Next Nuvve Review
'Next Nuvve', starring Aadi Sai Kumar, Brahmaji, Vaibhavi, Rashmi and others, hits the screens on Friday. Here is our review.
Kiran (Aadi), a wannabe director, is mired in debts. He and his girlfriend Smitha (Vaibhavi) are clueless about their future. This is when Kiran receives a letter from a stranger (played by Brahmaji), who lets him know that his late father (Posani) had left a fortune in the form of a dilapidated bungalow in a faraway place.
No prizes for guessing that this bungalow is haunted by a ghost.
Not knowing that it's an accursed residence, Kiran, Smitha, Brahmaji's character and his sister Rashmi (Rashmi Gautham) turn it into a resort. Every guest who stays at the resort dies under mysterious circumstances day in and day out and, out of fear of being caught for no crime of theirs, the four bury the dead in the bungalow's backyard.
This goes on and on until the day a vagabond (played by LB Sriram) reveals the bungalow's 30-year-old bloody history. What is that and why are Kiran and Co in trouble? This is the rest of the story.
A good half-an-hour into the second half, Brahmaji says this to a character: 'Go and die in the hands of your creditor. It's better to die that way rather than be killed by a mysterious entity in this haunted place'. This line pretty much defines the saga of a horror film whose ghost plays truant for too long for no rational reason. You wait and wait for some dose of the ghost all through the never-ending first half and for a good 30 minutes of the second.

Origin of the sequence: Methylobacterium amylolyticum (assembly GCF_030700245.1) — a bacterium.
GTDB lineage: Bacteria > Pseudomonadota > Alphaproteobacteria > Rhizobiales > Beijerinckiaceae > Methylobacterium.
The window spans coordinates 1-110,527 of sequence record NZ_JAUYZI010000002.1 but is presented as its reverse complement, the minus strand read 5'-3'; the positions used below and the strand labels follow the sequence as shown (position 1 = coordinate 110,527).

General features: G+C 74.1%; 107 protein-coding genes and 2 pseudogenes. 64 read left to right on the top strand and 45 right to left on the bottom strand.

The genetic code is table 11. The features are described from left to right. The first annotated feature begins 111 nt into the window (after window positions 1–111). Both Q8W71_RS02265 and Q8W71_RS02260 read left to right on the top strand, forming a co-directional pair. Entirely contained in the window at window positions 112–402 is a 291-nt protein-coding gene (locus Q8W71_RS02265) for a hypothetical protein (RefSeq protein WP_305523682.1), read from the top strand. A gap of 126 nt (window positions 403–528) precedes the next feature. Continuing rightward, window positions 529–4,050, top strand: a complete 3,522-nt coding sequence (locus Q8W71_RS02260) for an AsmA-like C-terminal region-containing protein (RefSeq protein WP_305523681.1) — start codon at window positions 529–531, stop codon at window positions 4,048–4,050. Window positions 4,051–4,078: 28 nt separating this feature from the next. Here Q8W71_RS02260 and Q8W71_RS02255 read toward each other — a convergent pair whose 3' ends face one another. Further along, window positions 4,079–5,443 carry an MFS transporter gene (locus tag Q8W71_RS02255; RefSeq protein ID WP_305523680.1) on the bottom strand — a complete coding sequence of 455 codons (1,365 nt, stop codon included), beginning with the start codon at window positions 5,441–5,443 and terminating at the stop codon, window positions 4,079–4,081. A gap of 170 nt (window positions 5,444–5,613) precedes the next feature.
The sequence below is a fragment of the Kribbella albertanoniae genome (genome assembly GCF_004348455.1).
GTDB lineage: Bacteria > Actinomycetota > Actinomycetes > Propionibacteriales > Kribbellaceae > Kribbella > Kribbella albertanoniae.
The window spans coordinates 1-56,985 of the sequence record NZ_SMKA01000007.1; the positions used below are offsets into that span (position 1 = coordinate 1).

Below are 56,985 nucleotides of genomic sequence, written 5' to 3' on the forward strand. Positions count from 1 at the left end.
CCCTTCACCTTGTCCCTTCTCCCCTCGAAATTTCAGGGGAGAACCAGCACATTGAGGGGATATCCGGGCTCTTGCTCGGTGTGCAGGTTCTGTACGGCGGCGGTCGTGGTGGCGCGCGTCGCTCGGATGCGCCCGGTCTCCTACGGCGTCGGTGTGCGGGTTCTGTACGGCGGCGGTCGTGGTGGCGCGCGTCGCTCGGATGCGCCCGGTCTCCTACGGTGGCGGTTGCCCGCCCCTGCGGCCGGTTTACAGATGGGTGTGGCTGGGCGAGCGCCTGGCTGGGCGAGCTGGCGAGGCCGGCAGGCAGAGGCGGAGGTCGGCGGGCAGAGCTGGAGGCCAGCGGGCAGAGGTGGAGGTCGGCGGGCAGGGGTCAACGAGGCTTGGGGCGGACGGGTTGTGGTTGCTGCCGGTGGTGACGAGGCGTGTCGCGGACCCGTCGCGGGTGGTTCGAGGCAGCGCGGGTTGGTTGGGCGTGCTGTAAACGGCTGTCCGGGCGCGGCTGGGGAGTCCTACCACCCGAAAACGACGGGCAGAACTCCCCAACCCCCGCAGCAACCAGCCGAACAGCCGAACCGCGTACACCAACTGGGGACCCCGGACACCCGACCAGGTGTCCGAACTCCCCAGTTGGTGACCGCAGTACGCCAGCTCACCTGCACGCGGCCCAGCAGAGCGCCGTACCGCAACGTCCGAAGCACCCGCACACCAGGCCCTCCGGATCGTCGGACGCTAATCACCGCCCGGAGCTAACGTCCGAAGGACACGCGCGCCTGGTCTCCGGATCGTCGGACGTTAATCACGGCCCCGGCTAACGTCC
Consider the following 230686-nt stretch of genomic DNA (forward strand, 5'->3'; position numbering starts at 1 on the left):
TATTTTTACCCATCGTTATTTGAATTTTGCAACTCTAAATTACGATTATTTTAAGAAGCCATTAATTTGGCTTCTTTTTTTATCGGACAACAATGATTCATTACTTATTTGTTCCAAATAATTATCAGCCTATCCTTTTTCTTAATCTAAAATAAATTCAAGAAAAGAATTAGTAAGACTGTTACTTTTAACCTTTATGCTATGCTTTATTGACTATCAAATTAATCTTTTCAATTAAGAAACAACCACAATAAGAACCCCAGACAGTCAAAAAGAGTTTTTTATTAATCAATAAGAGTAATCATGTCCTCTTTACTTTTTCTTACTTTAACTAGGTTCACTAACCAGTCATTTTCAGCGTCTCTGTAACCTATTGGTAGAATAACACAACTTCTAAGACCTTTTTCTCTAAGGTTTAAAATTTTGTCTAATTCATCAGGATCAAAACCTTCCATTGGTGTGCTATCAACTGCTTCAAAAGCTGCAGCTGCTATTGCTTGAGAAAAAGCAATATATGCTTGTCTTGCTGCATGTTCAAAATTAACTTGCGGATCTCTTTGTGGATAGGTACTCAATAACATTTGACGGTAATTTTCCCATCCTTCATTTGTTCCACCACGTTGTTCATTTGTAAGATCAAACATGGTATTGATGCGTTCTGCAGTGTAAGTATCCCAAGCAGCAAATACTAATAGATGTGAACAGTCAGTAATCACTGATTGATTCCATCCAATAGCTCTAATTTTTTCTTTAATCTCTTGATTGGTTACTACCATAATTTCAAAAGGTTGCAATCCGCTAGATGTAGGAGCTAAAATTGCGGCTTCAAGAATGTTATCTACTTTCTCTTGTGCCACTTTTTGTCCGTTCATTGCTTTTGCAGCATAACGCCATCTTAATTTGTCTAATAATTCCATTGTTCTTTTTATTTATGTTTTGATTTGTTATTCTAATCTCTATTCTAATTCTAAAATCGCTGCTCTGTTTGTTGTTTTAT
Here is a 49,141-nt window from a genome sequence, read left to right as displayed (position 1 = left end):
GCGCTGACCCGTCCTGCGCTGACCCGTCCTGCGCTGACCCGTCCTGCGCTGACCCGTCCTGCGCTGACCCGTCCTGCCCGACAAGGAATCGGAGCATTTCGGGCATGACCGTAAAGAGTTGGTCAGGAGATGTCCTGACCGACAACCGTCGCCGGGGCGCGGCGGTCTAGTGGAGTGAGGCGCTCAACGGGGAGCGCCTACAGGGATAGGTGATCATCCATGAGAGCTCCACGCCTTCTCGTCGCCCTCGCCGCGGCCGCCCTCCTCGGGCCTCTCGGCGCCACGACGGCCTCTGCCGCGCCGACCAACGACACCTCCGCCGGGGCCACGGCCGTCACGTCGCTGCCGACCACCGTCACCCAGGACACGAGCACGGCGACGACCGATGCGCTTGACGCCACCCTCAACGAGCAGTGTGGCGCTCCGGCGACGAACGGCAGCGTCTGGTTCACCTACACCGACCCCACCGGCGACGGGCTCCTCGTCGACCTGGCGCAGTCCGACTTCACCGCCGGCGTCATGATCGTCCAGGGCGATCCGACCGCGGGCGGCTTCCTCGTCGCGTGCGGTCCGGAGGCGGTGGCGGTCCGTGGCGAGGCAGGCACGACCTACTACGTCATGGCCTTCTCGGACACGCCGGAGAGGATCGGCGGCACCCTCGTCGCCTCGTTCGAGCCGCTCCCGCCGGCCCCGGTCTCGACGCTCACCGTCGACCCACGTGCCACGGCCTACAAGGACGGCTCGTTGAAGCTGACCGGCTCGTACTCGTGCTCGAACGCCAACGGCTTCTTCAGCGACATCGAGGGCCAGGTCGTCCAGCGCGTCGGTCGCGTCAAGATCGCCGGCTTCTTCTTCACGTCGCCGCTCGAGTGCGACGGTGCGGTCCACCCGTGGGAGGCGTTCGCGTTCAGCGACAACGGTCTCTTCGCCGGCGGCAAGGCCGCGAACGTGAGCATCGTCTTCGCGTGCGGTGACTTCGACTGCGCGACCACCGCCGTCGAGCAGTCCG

A range of comedians chip in with small doses of low-brow comedy: Jayaprakash Reddy, Raghu Karamanchi (as a Mumaith Khan favourite), Raghu Babu (as a con man who makes the main leads believe that Chandramukhi, Jaganmohini and the like are his servants), Prudhvi as a serial artist, Tagubothu Ramesh as a professional digger, so on and so forth.
Then you have double meaning dialogues, gay comedy (Aadi and Brahmaji are mistaken to be homosexuals), cameos by Mumaith and Shakeela (Brahmaji was the latter's hero of 'Intlo Thingari, Sandulo Sundari', we are told), Rashmi lusting a well-toned hunk, the women (Vaibhavi and Rashmi) having a hair-pulling fight even as their guests have died a shocking death, Rashmi lusting (mainly) the other woman's boyfriend, the restrained use of 'prasalu' ('Adbutham jariginappudu aascharyapovali, aara theeyakoodadu'), so on and so forth.
When looked in bits and pieces, 'Next Nuvve' presents fairly engaging ideas, at least on paper. For example, the repeated reference to gravedigging brings the roof down, especially when a calm and subdued Brahmaji talks about it. The poor arithmetic skills of Aadi and his girlfriend, Brahmaji's fear of the mirror, etc are good ideas. Had the first half excused us at least 25 minutes early on, it would have been a forgivable fare.
The flashback comes in too late. Then there is the complaint that the director (TV personality Prabhakar's debut) wastes too much of time on misleading the audience into thinking that Brahmaji could be dangerous.
In the end, once the flashback is done, there is nothing much to hold on to. The many comedy scenes dilute the sincerity. The screenplay fizzles out pretty fast.
Brahmaji and Aadi walk away with good comic timing. Rashmi and Vaibhavi are wasted in ill-etched roles. All the comedians put together don't match the one-man army that is Mr. B.
Srikanth Vissa and Nirupam Paritala's dialogues are largely inconsistent. Sai Karthik's BGM is OK. The song on the clout of money is good to listen.
The remake of a Tamil movie, 'Next Nuvve' is quirkiness personified. Its apparent strengths turn out to be its weaknesses when they spread themselves too thin.